Going From Ex-Con To Lifesaver, For A Friend Felix Aponte and Rob Sanchez both served time at New York's Sing Sing penitentiary. They met after they were released, and became fast friends. And when Sanchez was diagnosed with an aggressive form of kidney disease, Aponte stepped up.
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Going From Ex-Con To Lifesaver, For A Friend

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Going From Ex-Con To Lifesaver, For A Friend

Going From Ex-Con To Lifesaver, For A Friend

Going From Ex-Con To Lifesaver, For A Friend

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  • <iframe src="https://www.npr.org/player/embed/124574748/124604187" width="100%" height="290" frameborder="0" scrolling="no" title="NPR embedded audio player">
  • Transcript

Felix Aponte, 28, and Rob Sanchez, 41, visited a StoryCorps booth in New York City. StoryCorps hide caption

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StoryCorps

Felix Aponte, 28, and Rob Sanchez, 41, visited a StoryCorps booth in New York City.

StoryCorps

Felix Aponte and Rob Sanchez both served time at New York's Sing Sing penitentiary. They met after they were released — and quickly became friends. Then Sanchez was diagnosed with an aggressive form of kidney disease.

Recently, the two natives of New York City met to talk about the early days of their friendship — and how it led Aponte to make a sacrifice that saved Sanchez's life.

The two met when Sanchez worked at a job placement center, and Aponte came in looking for work after being released from prison.

"And immediately, I saw that he was a pain in the ass," Sanchez said.

Aponte was 20 at the time. He remembers that day differently — but not a lot differently.

"I could tell off the bat that he's just gonna tell me the truth," Aponte said. "He's not gonna beat around the bush. And me and him clicked, because once you do time, it's like ..."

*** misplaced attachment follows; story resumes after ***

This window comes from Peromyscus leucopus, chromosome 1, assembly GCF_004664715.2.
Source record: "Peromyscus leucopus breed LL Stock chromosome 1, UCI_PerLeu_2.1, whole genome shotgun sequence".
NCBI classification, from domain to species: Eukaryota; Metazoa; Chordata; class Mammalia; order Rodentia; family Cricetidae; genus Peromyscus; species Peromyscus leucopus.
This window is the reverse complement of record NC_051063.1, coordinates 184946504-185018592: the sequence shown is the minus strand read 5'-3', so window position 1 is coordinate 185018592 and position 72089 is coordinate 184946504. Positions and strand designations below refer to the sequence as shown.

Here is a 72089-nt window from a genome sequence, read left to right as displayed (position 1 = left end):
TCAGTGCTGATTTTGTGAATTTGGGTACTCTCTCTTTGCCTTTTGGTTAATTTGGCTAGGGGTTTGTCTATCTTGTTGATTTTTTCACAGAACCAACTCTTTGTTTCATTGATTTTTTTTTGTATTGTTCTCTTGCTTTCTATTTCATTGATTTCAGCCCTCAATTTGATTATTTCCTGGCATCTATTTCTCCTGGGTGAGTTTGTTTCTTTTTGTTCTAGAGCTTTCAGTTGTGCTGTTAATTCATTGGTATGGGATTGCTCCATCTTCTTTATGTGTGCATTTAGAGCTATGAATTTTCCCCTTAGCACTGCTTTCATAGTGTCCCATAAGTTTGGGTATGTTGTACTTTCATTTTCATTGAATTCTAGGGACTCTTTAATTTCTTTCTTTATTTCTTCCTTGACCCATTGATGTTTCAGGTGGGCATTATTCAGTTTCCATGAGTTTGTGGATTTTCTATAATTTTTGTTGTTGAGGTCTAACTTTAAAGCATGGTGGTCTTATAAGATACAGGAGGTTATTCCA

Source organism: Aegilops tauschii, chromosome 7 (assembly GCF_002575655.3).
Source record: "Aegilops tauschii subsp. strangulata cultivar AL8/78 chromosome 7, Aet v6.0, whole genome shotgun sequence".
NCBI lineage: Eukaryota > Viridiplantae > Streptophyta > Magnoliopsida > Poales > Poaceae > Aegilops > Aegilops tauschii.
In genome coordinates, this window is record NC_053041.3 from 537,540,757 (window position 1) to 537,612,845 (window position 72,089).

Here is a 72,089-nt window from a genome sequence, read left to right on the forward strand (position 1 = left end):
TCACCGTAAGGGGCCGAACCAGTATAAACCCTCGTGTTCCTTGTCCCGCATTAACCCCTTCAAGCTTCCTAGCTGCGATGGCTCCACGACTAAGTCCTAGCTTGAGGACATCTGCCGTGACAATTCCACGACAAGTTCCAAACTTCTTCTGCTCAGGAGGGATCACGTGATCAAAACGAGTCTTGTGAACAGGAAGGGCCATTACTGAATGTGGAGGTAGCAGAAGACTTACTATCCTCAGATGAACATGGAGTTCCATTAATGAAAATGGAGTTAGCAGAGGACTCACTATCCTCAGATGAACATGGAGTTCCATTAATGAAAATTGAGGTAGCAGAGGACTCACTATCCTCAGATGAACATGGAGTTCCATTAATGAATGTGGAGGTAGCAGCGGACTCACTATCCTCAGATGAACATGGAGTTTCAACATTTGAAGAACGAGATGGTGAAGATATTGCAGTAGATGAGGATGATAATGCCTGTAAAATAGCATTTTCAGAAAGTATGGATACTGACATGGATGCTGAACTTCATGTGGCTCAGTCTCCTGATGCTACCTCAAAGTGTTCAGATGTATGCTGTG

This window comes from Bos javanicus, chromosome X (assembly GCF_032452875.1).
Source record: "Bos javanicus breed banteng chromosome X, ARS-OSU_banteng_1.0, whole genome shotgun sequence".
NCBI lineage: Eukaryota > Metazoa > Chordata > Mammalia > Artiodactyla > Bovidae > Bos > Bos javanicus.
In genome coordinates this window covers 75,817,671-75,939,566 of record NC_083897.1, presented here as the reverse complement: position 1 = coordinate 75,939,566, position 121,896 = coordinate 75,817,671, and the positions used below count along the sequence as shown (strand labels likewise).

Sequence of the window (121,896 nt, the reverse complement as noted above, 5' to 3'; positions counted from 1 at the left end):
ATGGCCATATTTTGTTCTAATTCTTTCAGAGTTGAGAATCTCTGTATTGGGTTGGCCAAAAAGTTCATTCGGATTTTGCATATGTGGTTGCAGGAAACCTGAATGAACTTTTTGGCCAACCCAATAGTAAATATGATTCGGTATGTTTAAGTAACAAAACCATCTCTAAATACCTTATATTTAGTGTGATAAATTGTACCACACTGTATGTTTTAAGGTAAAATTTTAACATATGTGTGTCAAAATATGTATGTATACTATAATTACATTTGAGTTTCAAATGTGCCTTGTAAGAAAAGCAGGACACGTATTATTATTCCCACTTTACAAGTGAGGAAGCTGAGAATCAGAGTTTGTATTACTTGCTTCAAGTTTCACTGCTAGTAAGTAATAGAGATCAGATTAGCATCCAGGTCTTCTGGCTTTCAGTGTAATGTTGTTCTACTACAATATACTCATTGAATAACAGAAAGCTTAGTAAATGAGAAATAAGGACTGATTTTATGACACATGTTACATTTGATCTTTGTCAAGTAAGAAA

"There's a bond," Sanchez said.

"Yeah."

But then Sanchez was diagnosed with kidney disease, leaving him unable to work.

"I was sick, I had no job, I was lonely," Sanchez said. "And then Felix called me."

Aponte couldn't believe Sanchez didn't have anyone who could donate a kidney to help him.

"So here I am, I'm in good health. Plus, I wanted to do something good in my life for the first time," Aponte said. "All I've done is like, mischief."

So Aponte offered to get tested, to see if he was a potential kidney donor for Sanchez. His only worry, he says, was that toxins from his tattoos might disqualify him.

It turned out that Aponte was a match. But Sanchez still had his doubts about whether he'd really get a new kidney.

"The day that I believed it was the day that we went in for our last checkup," Sanchez said.

They were sitting down and being attended by the medical staff.

"And Felix looked up and said, 'Look, I want to do this,' " Sanchez said. "That's when I knew that it was on."

I play the Mega Millions — and you don't know this — and I lose, I'm OK with it," Sanchez said.

"Because I felt like I won already. Because he saved my life. What greater gift is that? That was my million dollars."

Produced for Morning Edition by Michael Garofalo